Julia V. VANCHURINA and Svetomir Radisavlevic, Petitioners, v. Eric H. HOLDER, Jr., Attorney General, Respondent.
Julia Vanchurina, a native and citizen of Russia, and her husband Svetomir Radisavlevic, a native of Yugoslavia and citizen of Serbia, seek review of a final order of removal of the Board of Immigration Appeals (“BIA”). The BIA upheld an Immigration Judge's (“IJ”) denial of Vanchurina's request for asylum, of which Radisavlevic would be a derivative beneficiary, and Vanchurina's request for withholding of removal. We deny their petition.
Vanchurina and Radisavlevic entered the United States on May 17, 2006, as non-immigrant visitors. On October 30, 2006, prior to the expiration of their visas, Vanchurina filed an affirmative asylum application with the Department of Homeland Security on the basis of past persecution, with Radisavlevic listed as a derivative beneficiary. An asylum officer found that Vanchurina failed to establish that she was a refugee and referred the case to an IJ. On February 5, 2007, Vanchurina and Radisavlevic were served with a Notice to Appear charging each of them with removability, which they conceded.
On June 5, 2008, Vanchurina and Radisavlevic testified before an IJ at a hearing on Vanchurina's petition for asylum and withholding of removal. As a spouse cannot be a derivative beneficiary of withholding of removal, and Radisavlevic did not file an independent application, the only relief he requested was asylum. Neither petitioner requested relief under the Convention Against Torture.
We briefly summarize their testimony, which the IJ found credible.
In 1998, Vanchurina started a small internet business in Moscow. The company was successful, with revenues of $10,000 per month, and governmental monitoring organizations-the Internal Revenue Service and Ministry of Communications-soon began to make weekly “inspections” of her business premises. She started to receive phone calls stating that she needed to pay a price to stop the inspections, but she refused to pay and told the police about the incidents. Although the police refused to take a report, they told her that if anyone threatened her life, they would intervene.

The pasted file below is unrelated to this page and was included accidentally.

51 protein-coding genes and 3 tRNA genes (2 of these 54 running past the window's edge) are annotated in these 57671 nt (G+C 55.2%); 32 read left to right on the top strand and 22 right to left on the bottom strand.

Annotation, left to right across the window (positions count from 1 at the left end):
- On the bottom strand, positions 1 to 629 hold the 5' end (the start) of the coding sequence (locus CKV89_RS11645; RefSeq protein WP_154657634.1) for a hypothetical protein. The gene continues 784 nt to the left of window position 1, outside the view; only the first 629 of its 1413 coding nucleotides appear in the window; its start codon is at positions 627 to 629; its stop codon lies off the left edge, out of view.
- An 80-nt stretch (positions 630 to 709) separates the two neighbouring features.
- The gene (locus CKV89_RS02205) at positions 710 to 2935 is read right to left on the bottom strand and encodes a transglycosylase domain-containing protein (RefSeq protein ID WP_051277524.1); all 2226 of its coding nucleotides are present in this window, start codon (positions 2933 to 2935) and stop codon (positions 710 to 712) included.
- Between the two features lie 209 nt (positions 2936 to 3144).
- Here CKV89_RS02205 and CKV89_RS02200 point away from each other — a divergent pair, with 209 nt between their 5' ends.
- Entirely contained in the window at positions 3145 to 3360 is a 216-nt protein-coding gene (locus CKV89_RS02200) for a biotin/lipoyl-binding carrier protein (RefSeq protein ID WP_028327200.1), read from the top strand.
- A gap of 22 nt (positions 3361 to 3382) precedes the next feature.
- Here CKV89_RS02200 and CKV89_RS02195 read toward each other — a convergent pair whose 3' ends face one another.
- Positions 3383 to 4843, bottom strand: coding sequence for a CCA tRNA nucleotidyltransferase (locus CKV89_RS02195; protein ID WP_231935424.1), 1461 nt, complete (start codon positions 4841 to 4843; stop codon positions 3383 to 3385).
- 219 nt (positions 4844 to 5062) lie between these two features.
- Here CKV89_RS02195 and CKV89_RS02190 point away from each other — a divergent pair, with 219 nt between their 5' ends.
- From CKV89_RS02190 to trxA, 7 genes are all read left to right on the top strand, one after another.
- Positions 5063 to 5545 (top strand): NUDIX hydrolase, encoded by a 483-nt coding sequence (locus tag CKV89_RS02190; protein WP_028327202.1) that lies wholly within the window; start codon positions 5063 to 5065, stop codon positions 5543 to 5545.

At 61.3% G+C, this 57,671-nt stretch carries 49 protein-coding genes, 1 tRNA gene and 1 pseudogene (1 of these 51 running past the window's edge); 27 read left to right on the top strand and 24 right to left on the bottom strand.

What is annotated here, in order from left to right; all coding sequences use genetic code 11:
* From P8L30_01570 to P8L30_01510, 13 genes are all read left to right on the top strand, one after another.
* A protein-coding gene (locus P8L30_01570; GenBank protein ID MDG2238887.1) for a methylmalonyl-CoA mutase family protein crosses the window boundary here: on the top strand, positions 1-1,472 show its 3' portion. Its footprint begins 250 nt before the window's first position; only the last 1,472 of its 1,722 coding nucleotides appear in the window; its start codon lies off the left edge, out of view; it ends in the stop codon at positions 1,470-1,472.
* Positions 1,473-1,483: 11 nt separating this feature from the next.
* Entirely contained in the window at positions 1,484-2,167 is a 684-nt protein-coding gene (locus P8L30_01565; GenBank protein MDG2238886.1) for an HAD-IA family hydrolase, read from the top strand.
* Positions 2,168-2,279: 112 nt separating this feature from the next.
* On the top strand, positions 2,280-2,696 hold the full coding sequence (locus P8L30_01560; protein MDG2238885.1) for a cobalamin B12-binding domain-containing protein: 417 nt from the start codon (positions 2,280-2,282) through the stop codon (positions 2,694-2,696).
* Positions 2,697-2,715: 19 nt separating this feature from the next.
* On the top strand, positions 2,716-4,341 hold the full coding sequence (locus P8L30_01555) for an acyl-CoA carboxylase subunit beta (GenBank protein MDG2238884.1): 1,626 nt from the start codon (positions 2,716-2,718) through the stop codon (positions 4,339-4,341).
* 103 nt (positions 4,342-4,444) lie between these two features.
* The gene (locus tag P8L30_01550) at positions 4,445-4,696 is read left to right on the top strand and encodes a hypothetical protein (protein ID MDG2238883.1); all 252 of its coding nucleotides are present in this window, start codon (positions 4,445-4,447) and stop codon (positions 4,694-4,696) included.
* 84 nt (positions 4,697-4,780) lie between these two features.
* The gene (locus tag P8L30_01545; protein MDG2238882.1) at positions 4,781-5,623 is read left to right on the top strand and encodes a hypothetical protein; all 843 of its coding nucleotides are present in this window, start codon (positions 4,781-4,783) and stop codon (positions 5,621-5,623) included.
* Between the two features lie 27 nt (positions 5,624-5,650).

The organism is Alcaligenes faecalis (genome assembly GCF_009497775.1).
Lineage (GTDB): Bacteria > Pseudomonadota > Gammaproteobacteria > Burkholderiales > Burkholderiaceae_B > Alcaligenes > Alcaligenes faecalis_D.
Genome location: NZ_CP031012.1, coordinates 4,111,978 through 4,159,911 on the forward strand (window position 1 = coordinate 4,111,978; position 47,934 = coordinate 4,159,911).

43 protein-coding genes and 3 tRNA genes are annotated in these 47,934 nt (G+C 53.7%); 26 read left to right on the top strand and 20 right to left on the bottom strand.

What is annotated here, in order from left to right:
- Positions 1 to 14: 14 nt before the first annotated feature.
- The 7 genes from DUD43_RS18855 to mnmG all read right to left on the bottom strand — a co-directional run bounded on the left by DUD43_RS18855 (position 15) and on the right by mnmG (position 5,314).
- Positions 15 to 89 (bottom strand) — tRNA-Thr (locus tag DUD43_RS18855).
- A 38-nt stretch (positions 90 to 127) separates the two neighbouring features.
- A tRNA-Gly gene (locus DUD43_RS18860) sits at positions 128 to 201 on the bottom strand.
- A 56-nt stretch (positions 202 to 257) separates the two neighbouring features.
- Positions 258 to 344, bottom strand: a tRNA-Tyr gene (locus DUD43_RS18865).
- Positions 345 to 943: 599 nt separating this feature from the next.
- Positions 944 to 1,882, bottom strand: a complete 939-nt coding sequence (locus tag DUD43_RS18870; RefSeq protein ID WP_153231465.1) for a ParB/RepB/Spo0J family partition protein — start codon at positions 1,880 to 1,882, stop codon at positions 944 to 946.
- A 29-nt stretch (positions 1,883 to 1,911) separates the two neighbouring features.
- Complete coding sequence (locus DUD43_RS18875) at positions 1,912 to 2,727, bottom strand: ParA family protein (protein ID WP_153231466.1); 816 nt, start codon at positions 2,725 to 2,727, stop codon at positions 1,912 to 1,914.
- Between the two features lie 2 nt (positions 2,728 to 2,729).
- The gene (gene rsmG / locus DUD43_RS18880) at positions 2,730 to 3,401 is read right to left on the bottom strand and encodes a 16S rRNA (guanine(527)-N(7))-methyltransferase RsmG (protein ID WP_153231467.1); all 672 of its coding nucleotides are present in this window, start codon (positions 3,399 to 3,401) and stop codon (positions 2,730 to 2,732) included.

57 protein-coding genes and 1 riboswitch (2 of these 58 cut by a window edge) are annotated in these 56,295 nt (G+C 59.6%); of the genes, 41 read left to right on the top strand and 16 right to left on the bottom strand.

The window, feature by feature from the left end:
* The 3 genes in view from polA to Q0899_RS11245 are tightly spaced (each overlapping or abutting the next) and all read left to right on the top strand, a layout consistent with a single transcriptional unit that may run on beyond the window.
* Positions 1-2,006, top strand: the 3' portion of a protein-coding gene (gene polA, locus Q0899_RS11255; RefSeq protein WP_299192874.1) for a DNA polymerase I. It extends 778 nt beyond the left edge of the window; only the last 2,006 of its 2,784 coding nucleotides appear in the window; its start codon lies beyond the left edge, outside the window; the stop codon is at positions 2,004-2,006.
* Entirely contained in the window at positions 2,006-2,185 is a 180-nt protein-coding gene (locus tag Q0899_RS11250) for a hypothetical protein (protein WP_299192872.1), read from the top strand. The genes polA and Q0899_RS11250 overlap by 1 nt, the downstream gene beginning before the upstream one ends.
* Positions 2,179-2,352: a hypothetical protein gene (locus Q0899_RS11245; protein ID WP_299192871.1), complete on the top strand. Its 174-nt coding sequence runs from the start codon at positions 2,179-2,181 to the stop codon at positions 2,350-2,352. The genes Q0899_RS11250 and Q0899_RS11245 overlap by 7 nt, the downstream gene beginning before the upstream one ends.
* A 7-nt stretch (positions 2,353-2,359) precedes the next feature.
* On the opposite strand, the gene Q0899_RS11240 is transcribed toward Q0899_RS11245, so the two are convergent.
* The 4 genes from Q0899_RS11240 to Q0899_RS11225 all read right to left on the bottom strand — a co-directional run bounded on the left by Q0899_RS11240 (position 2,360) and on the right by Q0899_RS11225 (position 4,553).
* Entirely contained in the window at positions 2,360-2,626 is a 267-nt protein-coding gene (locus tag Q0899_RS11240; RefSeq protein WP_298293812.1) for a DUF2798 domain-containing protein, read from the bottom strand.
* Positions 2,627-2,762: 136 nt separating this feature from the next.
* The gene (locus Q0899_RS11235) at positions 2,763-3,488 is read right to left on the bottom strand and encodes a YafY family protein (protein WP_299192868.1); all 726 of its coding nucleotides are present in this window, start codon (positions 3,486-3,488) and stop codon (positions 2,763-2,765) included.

At approximately the same time, Radisavlevic was subjected to separate economic coercion. He was the head of a construction crew building a hotel in Russia, and when he sought payment of $20,000 for work that his crew had done, he was forced, at gunpoint, to sign a promissory note to instead pay this sum to the company. He went to the police but they refused to take a report, so Vanchurina and Radisavlevic paid the sum in $1,000 monthly installments, at one point under threat that their visiting grandson would be taken if they did not pay.
In November of 2000, Vanchurina's place of business was raided by the police, who seized her office equipment and called her in for questioning. The police told her that they would plant narcotics and weapons in her office if she did not pay them $2,000 per month. When she refused, she was subjected to questioning every morning for five days in a row, which ended only when she threatened to have her son file suit against them in an international court. The phone calls then stopped, but only temporarily, and at the end of 2001, Vanchurina and Radisavlevic received a phone call threatening to kidnap their grandson.